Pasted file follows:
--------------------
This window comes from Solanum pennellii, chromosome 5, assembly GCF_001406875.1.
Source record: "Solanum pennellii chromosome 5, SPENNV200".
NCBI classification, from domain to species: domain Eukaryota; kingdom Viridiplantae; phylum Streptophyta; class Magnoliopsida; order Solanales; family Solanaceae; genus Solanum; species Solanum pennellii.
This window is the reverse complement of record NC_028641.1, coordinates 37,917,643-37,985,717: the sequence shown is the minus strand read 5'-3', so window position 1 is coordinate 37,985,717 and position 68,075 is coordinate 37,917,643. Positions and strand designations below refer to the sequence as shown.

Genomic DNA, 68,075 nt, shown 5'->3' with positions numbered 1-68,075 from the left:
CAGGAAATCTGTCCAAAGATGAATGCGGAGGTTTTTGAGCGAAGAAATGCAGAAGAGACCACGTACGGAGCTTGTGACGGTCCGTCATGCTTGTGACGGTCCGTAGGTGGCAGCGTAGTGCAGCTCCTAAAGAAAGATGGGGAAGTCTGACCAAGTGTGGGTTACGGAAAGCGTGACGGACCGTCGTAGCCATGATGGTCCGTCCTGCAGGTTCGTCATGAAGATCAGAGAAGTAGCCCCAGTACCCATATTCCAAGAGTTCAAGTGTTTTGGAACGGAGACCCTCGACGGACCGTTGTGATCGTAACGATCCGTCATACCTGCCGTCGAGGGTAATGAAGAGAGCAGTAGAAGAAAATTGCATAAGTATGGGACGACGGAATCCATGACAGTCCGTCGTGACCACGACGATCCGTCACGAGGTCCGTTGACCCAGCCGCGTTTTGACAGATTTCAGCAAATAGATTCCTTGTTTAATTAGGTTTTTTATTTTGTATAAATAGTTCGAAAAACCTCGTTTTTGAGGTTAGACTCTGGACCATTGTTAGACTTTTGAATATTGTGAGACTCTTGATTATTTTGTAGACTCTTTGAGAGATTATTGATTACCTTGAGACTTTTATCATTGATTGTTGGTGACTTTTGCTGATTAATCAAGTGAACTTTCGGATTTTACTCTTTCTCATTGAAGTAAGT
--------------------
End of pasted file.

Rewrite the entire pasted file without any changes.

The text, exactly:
This window comes from Solanum pennellii, chromosome 5, assembly GCF_001406875.1.
Source record: "Solanum pennellii chromosome 5, SPENNV200".
NCBI classification, from domain to species: domain Eukaryota; kingdom Viridiplantae; phylum Streptophyta; class Magnoliopsida; order Solanales; family Solanaceae; genus Solanum; species Solanum pennellii.
This window is the reverse complement of record NC_028641.1, coordinates 37,917,643-37,985,717: the sequence shown is the minus strand read 5'-3', so window position 1 is coordinate 37,985,717 and position 68,075 is coordinate 37,917,643. Positions and strand designations below refer to the sequence as shown.

Genomic DNA, 68,075 nt, shown 5'->3' with positions numbered 1-68,075 from the left:
CAGGAAATCTGTCCAAAGATGAATGCGGAGGTTTTTGAGCGAAGAAATGCAGAAGAGACCACGTACGGAGCTTGTGACGGTCCGTCATGCTTGTGACGGTCCGTAGGTGGCAGCGTAGTGCAGCTCCTAAAGAAAGATGGGGAAGTCTGACCAAGTGTGGGTTACGGAAAGCGTGACGGACCGTCGTAGCCATGATGGTCCGTCCTGCAGGTTCGTCATGAAGATCAGAGAAGTAGCCCCAGTACCCATATTCCAAGAGTTCAAGTGTTTTGGAACGGAGACCCTCGACGGACCGTTGTGATCGTAACGATCCGTCATACCTGCCGTCGAGGGTAATGAAGAGAGCAGTAGAAGAAAATTGCATAAGTATGGGACGACGGAATCCATGACAGTCCGTCGTGACCACGACGATCCGTCACGAGGTCCGTTGACCCAGCCGCGTTTTGACAGATTTCAGCAAATAGATTCCTTGTTTAATTAGGTTTTTTATTTTGTATAAATAGTTCGAAAAACCTCGTTTTTGAGGTTAGACTCTGGACCATTGTTAGACTTTTGAATATTGTGAGACTCTTGATTATTTTGTAGACTCTTTGAGAGATTATTGATTACCTTGAGACTTTTATCATTGATTGTTGGTGACTTTTGCTGATTAATCAAGTGAACTTTCGGATTTTACTCTTTCTCATTGAAGTAAGT